Last June, I did a couple of post about Potter County Sheriff Michael Shumate being investigated by the FBI. They are here and here. At the time, the Sheriff dismissed the allegations, saying it was just untrue accusations made by his wife because of their rather messy divorce. It looks like a Potter County Grand Jury didn't buy that excuse.
Yesterday, the Grand Jury indictments were made public. They have indicted the Potter County Sheriff on three felony charges -- one 1st degree felony charge of bribery and two 3rd degree felony charges of failing to report campaign donations of $750 and $500.
Robert Austin and his company, Mid-America Services were also indicted on charges of bribery. It seems that Mid-America got the lucrative jail commissary contract by bribing the sheriff. They gave him cash and checks (some of which were the unreported campaign donations), laptop computers, trips, clothing, meals and other items.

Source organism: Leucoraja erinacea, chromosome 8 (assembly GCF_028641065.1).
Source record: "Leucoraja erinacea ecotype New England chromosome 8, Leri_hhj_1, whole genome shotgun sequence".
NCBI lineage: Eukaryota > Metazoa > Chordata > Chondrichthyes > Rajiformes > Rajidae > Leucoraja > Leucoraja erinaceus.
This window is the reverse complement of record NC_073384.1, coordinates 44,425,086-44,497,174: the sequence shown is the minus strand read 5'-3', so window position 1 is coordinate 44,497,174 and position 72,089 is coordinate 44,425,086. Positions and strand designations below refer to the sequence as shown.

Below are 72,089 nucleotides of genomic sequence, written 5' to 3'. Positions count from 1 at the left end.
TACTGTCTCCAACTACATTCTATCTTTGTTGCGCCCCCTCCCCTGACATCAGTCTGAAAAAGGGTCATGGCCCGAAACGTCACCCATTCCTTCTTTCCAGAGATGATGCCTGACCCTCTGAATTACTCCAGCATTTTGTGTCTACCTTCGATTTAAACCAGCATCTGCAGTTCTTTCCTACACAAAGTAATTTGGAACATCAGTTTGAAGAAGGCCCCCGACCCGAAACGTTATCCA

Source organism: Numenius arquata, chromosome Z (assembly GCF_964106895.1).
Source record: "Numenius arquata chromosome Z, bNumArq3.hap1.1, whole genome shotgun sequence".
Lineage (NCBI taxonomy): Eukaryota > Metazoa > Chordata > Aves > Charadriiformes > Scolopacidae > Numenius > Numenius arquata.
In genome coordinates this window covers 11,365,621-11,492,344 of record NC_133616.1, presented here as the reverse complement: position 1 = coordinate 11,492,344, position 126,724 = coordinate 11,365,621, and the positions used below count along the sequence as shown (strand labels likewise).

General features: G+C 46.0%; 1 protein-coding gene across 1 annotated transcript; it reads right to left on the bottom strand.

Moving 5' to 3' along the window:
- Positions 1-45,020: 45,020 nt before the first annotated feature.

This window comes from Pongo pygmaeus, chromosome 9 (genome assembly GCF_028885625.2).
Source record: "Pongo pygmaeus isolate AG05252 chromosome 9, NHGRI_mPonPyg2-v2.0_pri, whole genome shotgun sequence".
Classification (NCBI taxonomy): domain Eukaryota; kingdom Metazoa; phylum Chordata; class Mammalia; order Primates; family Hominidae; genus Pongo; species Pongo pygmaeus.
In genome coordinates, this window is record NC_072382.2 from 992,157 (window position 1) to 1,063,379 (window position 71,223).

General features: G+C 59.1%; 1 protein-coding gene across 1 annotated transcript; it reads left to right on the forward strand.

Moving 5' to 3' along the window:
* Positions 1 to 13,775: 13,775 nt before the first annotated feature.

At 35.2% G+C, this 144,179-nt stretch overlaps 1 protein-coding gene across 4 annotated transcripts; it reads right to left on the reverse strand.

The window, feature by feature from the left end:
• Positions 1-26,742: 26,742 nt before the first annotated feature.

The Grand Jury also indicted former Chief Deputy Kenneth Ferren on unrelated charges. He was charged to two class B misdemeanor charges of misusing county employee and inmate labor for his own personal gain. Ferren had resigned last June, when it was learned the sheriff was being investigated, and announced his intention to run for sheriff himself. It doesn't look like that will happen now.
Both Shumate and Ferren turned themselves in to FBI agents yesterday. Channel 7 News in Amarillo reported they had posted bonds and were released.
These indictments are probably a good thing. Maybe now the voters of Potter County can elect an honest outsider who will come in and clean up the mess Shumate leaves. The Potter County Detention Center (Jail) recently failed its state inspection. The jail was cited for overpopulation, inadequate training of employees and failure to properly keep up on jail maintenance.
Maybe a new sheriff can straighten things out at the jail, and bring it up to the level of excellence shown by the neighboring Randall County Jail. There is no reason why Potter County can't have just as well-run a facility as its southern neighbor.